Have you made sparkly rainbow fish or is your early childhood service using glitter this Christmas? According to scientists researching the environmental impacts of microplastics, it’s time to think again.
Microplastics are generally defined as minute pieces of plastic with a diameter of less than 5mm, and mostly not visible to the naked eye. They may be derived from plastic bags that have broken down into tiny pieces or microfibres from synthetic clothing and textiles, or possibly microbeads manufactured for use in a range of products like cosmetics, toothpaste and cleaning agents. ‘Each time a person uses a facial or body wash containing microbeads, up to 94 000 miniscule beads can be flushed down the drain’, according to research from Plymouth University, UK (www.choice.com.au/health-and-body/beauty-and-personal-care/skin-care-and-cosmetics/articles/microplastics-and-microbeads-in-toothpaste-facial-body-scrubs). Some countries have already banned microbeads in personal care products and a voluntary phasing out of microbeads is underway to address this issue in Australia. Glitter is a microplastic too, and the concern is that all these various forms of microplastics inevitably end up in waterways or oceans through waste water. As adults, and with young children, we often focus on highly visible rubbish like discarded bottles, cans and paper that we might see along a roadside or in a park, or express evocative concern about marine life entangled in ropes, nets or bags, but microplastics are an invisible and growing environmental concern.
The problem is that once in the waterways or oceans, microplastics readily become part of the food chain. They are inadvertently taken in by freshwater and marine life such as worms, shellfish or fish, and in turn these are consumed by predatory fish and marine animals and ultimately, humans. The potential short- and long-term impacts of this concentration of microplastics up the food chain are a subject of ongoing research. And of particular concern are the toxic compounds that also adhere to microplastics.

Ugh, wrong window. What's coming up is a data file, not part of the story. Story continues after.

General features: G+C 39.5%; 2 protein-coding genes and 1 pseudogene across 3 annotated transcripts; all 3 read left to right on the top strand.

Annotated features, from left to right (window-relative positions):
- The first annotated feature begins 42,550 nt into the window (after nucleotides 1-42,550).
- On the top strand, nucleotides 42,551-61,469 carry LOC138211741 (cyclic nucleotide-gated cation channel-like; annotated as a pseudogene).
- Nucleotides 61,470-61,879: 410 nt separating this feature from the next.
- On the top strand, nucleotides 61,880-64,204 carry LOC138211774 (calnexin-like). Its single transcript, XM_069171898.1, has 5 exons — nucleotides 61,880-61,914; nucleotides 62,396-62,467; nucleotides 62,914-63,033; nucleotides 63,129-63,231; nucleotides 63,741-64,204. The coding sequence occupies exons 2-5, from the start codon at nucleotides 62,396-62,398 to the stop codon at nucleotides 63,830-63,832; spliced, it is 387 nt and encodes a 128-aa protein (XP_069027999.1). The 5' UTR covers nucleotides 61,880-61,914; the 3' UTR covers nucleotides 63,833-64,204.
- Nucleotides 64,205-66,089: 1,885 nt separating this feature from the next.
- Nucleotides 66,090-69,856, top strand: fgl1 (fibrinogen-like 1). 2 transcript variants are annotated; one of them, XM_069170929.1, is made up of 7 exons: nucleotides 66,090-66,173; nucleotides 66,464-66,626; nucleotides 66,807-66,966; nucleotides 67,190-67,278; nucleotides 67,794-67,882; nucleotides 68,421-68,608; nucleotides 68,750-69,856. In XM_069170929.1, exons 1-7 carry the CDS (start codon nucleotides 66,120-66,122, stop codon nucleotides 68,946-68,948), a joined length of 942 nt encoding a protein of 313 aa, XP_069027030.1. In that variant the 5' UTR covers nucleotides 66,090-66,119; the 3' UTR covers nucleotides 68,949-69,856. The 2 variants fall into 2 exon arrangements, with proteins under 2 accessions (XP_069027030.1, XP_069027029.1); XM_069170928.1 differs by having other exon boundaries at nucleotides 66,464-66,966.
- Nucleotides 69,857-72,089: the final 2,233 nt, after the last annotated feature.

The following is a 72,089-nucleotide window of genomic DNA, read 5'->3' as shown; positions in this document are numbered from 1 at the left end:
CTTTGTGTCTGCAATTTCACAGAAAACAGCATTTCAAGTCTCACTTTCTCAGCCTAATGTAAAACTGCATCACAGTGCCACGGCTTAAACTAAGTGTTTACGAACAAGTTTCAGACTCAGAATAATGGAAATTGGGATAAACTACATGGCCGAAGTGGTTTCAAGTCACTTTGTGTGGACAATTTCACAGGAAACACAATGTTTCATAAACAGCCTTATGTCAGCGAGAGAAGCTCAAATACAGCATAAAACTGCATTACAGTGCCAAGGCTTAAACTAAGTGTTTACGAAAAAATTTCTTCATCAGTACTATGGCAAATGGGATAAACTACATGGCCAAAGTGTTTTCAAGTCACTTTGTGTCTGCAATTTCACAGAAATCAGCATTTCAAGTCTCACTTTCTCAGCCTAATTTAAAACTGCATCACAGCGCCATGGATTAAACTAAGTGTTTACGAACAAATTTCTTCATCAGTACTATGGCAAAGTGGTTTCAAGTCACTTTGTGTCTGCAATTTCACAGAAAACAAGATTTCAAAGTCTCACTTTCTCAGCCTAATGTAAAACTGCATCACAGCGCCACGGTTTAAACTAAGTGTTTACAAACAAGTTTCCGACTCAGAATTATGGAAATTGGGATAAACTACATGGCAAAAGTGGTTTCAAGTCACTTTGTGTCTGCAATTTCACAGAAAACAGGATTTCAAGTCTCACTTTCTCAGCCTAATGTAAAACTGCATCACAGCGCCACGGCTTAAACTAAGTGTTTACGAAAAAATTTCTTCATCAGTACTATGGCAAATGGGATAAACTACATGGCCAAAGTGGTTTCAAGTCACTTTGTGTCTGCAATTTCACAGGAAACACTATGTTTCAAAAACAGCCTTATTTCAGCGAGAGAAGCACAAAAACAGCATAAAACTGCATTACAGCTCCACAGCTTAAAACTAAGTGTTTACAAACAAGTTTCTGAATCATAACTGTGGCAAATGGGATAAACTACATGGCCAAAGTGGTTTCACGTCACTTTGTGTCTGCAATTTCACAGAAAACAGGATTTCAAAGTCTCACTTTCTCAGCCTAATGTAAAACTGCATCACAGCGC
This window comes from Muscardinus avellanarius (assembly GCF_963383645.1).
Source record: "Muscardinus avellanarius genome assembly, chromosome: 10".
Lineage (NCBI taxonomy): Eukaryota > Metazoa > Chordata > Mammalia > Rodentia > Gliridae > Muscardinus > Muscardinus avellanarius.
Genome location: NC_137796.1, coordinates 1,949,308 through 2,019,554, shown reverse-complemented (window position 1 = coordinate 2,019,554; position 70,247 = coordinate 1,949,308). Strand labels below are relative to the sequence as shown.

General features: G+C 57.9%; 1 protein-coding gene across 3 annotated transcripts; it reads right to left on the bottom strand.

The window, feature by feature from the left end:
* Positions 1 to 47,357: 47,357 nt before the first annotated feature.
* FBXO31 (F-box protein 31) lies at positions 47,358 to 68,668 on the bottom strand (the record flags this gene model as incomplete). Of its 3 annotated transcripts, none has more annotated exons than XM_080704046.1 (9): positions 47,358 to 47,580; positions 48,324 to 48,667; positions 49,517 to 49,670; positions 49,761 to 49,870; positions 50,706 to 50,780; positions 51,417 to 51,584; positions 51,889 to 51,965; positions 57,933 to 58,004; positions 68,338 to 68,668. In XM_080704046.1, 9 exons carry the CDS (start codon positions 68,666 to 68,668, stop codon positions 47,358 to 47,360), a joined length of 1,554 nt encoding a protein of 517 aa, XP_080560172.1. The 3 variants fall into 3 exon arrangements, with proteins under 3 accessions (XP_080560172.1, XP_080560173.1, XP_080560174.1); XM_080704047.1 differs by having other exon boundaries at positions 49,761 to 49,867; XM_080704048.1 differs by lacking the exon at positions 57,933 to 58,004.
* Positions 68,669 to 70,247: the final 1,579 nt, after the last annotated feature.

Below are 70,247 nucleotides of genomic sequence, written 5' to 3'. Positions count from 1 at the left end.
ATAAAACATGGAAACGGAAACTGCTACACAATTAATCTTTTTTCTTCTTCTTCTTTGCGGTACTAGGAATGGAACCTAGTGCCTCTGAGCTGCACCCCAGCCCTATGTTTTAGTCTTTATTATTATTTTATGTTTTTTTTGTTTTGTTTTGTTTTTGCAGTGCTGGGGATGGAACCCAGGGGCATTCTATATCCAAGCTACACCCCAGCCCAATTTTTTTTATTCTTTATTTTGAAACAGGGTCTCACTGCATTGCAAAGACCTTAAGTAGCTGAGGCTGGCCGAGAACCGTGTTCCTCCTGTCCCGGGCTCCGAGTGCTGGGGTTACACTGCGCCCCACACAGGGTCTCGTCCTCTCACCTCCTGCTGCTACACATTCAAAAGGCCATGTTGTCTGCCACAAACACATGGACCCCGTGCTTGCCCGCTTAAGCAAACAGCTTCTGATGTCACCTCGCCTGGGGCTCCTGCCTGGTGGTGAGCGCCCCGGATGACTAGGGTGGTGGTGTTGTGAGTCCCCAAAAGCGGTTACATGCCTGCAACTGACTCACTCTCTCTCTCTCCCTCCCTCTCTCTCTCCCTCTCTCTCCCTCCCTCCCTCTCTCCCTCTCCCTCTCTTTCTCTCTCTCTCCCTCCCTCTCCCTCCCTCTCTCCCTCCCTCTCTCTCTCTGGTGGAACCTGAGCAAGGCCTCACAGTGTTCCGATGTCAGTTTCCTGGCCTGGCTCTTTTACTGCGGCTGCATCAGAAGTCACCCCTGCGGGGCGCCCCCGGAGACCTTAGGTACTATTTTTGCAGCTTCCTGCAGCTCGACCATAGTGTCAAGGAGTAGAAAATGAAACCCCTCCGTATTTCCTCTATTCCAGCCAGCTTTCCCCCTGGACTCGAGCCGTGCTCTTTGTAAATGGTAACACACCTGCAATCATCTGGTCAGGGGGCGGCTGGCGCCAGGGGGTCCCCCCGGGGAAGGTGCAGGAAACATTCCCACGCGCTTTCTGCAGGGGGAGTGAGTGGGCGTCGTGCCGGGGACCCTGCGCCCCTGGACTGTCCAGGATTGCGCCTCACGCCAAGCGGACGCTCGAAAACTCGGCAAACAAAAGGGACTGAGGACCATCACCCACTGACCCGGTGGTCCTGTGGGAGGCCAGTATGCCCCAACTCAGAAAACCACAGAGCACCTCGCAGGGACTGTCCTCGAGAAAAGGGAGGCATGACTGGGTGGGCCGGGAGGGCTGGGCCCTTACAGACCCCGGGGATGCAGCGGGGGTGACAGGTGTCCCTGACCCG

So, in early childhood education services, can we rethink Christmas glitter and save the rainbow fish? What might be some alternatives? There is no right response here, but an ongoing process of critically thinking about what we do and why.
Begin by questioning whether you actually need something ‘sparkly’ and if so, are there other materials that can be repurposed, including clean shiny pie plates, containers, lids or wrappers that can be easily cut to shape by children. You could consider suspended old CDs, tin lids, saucepan lids, bottle tops and coffee pods—these also offer a reflective surface and are particularly ‘sparkly’ when placed near a window or in a tree outdoors. You may locate opportunity shop treasures with ‘sparkle’ such as jewellery and old cards or wool, ribbon, paper and fabric remnants. Of course this involves some creative collecting and a sense of resourcefulness.
There is also the question of do we paste these ‘sparkly’ treasures, and do they subsequently end up in landfill? Are there ways to utilise these materials as temporary or ephemeral collages and constructions, to be photographed and later dismantled and reused at another time? Could ‘sparkly’ decorations be made and offered as gifts to families or stored ready for the next year, only to be rediscovered and embellished further?
A further option is to dispense with the ‘sparkle’ notion and seek other small repurposed items including plastic lids, coloured paper or card, the traditional items of collage trolleys and again we might rethink what is to be pasted and what might be temporary. Collecting some natural materials may be appropriate, such as dried and old petals, flowers, seed pods or leaves, however we must consider our ethical relations with plants from post-human perspectives (Refer https://mothernatured.com/nature-crafts-for-kids/natures-glitter-biodegradable-fragrant-and-fun/).
There are no easy answers to these questions, but ultimately like The Rainbow Fish (Pfister, 2000), this is about relationships and belonging. Too often we focus only on human relationships and belonging without considering the environment and longer-term sustainability and health concerns. If we value our relationships with the Earth, including all plant and animal species, and advocate for belonging with the Earth, please do ban glitter at Christmas and save the rainbow fish.
Pfister, M. (2000). The Rainbow Fish. New York, NY: North-South Books.
Some further websites of interest: